Janet Byer Sherman died on February 7, 2023. She was born in the Bronx on May 21, 1937, and was buried at the top of a hill overlooking Cayuta Creek in the valley below, as it runs south to the Susquehanna. Janet looked at the world through artist eyes, seeing the shadows, the color of the sky and the way people moved. She loved the sky. She loved the shimmering water. She had to fly. We’re left to dance with each other.
The experience of growing up in the Bronx and Queens in the 40s and 50s to Jewish immigrant parents from Eastern Europe shaped Janet and was a part of her identity, as was having a twin sister, Marta. The family – Janet and her twin, and her older sister Esther and their parents – lived in a two room apartment until Janet was 15. Despite the need to stretch food, her mother always ensured Janet had the opportunity to take dance lessons.
Janet studied dance at the High School of Performing Arts and then focused on jazz and modern dance at Julliard on a full scholarship. She could name drop famous people in the dance world, such as Martha Graham (teacher), Jose Limon (mentor) and Alvin Ailey (friend). Throughout her life, music would move her and she loved to dance.
After running her own dance studio in Queens in her early 20s, Janet became disillusioned with performance and turned to the visual arts. She met her husband of almost 60 years – Ben – when they both took the stone sculpture class at the Art Students League. During a stone salvage in an apartment building, he famously set a large stone down on her finger and then went with her to the ER: their “first date.”
Two years after their son Ezra was born, Janet and Ben got their driver’s licenses, bought a Jeep and moved to the country. Janet became a country librarian for 15 years in Spencer, buying the best books her budget could afford, giving her son and the community a connection to a big world.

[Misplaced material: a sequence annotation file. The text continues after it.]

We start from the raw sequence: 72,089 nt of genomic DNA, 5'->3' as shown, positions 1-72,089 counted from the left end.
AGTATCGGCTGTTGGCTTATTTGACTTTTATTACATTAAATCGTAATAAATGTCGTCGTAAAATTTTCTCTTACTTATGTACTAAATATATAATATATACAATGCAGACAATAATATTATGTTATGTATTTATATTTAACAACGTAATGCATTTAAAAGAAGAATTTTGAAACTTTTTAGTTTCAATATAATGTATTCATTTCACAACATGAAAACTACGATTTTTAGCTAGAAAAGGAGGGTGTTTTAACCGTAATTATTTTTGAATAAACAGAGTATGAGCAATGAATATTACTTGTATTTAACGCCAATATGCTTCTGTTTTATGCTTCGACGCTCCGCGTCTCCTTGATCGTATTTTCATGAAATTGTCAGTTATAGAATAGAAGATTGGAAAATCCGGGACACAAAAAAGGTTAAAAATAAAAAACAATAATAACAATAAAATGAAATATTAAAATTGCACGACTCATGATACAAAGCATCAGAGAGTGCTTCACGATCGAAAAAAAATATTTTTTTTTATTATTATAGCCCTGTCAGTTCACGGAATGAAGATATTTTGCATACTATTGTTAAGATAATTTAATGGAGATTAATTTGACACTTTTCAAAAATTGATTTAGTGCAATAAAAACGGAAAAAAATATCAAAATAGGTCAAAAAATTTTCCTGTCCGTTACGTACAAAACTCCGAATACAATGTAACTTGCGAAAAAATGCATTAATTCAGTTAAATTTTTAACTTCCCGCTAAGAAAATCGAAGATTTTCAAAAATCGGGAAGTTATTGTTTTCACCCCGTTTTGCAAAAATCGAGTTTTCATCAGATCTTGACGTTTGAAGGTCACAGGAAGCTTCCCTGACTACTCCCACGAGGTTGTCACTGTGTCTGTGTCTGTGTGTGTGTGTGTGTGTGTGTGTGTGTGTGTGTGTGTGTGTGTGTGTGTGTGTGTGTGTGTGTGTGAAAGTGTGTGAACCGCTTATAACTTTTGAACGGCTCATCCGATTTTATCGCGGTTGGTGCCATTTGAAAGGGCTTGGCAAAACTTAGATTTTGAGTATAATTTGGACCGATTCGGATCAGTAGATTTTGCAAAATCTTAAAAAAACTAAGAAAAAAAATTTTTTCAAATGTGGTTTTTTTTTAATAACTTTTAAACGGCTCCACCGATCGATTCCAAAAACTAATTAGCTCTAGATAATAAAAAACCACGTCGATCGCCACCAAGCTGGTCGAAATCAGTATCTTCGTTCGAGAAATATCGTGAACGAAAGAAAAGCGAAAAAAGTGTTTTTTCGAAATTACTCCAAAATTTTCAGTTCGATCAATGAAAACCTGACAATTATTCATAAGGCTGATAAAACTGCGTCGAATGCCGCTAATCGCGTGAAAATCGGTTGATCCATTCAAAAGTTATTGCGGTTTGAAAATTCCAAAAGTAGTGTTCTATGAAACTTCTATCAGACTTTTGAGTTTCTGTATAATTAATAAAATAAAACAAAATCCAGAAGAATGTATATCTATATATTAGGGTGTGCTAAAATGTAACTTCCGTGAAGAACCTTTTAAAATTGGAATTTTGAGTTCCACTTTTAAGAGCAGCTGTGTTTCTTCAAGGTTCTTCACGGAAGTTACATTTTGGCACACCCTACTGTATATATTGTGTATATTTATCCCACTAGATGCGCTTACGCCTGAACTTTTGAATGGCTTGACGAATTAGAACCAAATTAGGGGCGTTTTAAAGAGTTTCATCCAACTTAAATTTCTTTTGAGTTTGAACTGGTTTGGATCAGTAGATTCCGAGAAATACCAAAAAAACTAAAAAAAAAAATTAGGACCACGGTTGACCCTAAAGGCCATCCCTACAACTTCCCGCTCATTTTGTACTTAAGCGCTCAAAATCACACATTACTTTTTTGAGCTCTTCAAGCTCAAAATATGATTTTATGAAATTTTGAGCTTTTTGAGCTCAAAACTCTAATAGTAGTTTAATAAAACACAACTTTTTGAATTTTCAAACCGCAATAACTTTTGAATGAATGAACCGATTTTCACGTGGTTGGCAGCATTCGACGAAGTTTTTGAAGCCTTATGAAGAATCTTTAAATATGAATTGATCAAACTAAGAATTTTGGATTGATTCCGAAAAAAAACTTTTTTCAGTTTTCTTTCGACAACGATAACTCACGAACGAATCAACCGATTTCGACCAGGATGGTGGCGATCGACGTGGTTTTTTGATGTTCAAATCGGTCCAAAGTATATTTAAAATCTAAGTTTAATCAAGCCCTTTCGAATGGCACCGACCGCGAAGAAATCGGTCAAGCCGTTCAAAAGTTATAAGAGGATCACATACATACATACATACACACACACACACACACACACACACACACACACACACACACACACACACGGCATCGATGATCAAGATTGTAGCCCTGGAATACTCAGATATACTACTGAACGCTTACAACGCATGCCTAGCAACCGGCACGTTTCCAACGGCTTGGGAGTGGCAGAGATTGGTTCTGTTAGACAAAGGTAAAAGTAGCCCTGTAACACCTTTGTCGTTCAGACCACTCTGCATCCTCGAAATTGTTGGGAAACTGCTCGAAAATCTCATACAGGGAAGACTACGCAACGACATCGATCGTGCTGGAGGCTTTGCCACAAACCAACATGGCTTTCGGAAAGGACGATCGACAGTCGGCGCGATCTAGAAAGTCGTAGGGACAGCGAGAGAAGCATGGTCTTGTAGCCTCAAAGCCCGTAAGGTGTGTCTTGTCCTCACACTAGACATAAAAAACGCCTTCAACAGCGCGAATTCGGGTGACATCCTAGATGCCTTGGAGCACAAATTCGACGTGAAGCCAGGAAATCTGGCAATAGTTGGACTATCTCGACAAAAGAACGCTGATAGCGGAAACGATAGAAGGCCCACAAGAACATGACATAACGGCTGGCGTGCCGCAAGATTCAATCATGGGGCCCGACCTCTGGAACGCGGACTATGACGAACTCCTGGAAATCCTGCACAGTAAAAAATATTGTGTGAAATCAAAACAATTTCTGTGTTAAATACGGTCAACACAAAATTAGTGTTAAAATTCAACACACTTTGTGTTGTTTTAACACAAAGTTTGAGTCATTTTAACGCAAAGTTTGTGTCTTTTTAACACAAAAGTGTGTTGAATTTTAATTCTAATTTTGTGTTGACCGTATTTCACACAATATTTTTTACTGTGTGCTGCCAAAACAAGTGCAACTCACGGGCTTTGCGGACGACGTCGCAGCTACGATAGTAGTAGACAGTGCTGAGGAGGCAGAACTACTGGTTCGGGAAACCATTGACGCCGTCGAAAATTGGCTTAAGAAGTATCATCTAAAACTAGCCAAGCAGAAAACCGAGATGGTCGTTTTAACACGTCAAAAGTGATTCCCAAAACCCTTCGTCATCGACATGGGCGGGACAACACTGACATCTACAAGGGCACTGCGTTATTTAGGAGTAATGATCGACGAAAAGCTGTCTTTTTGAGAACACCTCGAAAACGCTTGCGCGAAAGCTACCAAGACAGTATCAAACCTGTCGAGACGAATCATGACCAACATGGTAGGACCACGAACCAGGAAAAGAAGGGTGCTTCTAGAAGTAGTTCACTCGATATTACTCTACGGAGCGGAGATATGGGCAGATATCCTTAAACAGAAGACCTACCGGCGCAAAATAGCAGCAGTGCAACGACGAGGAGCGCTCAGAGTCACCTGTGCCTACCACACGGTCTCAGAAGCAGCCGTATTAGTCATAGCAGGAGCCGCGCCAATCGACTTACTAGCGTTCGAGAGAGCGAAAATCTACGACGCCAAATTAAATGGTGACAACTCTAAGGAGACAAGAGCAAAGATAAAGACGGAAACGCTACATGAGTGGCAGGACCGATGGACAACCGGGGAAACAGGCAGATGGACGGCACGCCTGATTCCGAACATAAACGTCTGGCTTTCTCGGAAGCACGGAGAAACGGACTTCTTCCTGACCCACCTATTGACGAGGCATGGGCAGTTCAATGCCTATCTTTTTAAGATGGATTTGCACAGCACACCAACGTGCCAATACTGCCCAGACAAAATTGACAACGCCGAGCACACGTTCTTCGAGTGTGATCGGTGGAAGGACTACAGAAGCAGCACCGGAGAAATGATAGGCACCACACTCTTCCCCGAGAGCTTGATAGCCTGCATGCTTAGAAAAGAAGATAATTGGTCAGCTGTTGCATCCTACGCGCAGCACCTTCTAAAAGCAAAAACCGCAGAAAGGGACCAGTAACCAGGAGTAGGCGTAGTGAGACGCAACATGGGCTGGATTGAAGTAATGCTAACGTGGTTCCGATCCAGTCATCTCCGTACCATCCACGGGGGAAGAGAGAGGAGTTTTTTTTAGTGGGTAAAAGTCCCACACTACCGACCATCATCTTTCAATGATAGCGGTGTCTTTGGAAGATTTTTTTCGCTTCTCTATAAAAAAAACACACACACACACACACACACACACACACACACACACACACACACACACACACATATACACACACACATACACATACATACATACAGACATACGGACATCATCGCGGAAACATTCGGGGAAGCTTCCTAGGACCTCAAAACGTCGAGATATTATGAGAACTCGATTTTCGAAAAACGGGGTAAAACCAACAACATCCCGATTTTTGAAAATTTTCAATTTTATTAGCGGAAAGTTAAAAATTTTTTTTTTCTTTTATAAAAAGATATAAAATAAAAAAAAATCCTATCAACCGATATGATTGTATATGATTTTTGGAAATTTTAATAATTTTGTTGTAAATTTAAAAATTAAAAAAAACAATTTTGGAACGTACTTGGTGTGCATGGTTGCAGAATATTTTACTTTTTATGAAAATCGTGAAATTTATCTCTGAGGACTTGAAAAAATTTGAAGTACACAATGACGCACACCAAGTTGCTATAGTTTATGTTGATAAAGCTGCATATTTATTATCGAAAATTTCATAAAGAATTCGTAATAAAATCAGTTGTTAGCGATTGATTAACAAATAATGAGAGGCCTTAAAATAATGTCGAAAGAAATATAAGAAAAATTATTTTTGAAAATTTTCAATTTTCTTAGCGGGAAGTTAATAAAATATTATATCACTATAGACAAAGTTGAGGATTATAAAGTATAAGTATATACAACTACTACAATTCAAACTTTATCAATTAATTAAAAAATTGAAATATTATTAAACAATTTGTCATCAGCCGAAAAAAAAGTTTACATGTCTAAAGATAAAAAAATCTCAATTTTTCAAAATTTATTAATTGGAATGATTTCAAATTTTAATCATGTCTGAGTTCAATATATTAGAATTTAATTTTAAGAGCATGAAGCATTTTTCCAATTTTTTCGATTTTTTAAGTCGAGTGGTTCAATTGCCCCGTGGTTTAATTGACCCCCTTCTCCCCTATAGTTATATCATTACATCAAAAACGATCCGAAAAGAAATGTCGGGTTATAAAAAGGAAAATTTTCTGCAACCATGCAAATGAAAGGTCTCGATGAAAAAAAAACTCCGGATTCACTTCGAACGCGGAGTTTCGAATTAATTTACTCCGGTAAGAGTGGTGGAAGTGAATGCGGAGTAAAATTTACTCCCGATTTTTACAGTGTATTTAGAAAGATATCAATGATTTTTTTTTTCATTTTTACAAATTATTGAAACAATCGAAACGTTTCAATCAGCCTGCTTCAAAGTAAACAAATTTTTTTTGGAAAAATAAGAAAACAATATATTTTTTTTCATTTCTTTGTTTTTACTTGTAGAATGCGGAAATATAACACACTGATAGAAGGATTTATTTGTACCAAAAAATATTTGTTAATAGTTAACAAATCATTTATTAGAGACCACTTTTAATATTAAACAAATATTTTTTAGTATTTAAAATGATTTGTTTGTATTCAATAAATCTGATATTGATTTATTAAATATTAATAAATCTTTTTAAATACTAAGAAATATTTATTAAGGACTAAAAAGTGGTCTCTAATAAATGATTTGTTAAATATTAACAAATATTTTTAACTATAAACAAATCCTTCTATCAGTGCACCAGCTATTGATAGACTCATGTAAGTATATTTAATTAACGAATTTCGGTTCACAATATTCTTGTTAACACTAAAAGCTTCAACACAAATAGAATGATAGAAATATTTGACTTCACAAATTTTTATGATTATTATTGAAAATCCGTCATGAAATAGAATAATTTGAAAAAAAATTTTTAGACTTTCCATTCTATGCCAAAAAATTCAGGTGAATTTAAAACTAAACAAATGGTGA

Movement and light and color were Janet’s challenges and joys. She carried a sketch book with her everywhere, driven to document the beauty she saw. She found it walking down the beach and with a string base performance. She saw it in people’s expressions, the light on the hills, a child dancing. Living in Spencer wasn’t a barrier to Janet studying art. She took classes at Ithaca College and Binghamton University and at summer camps and was also a member of the Feminist Art Studio and State of the Art Gallery. She left behind a great body of work.
One of the biggest delights in Janet's life were her grandchildren, Leila and Zuri, who were 16 and 12 at the time of her death. She, along with “Boppi”, cared for both Leila and Zuri since they were 6 months old, taking them twice a week until the start of Covid. She would set out a freshly sharpened pencil and fresh sheets of paper at the beginning of each Mainga and Boppi day; and made sure there was a stack of books for them to read.
Janet had intense conversations with people, often with the one who was sitting alone at a party. “How are you doing?” She went straight to the inner space. She didn’t run on facts, but intuition. Knock on wood, put on your seat belt, bring clothes for all types of weather, bring food, and you’ll be OK.
Janet was 85 when she died but no one was prepared for her death. On the tail of an isolating experience during the pandemic, she endured a chaotic and disorienting 6 months after her husband suffered a spinal injury and was in hospitals and rehab. She had to leave her house while it was renovated to prepare for his return. With the two of them back in their home in the winter, Janet told her close friend that she was ready to get back to life again.
In addition to her husband, Ben, Janet is survived by her twin, Marta, her son Ezra and daughter-in-law Autumn, and by her grandchildren Leila and Zuri. Her older sister, Esther, tragically predeceased her in 1989. She is also survived by her best friends Laurie McMillan and Candy Stoscheck, and benefitted from the kindness and generosity of Jae Sullivan and Diana Ozolins toward the end of her life. All are invited to a celebration of Janet’s life, on June 10, 2023, at 2:00 p.m. at Autumn and Ezra’s home in Van Etten. Please RSVP email@example.com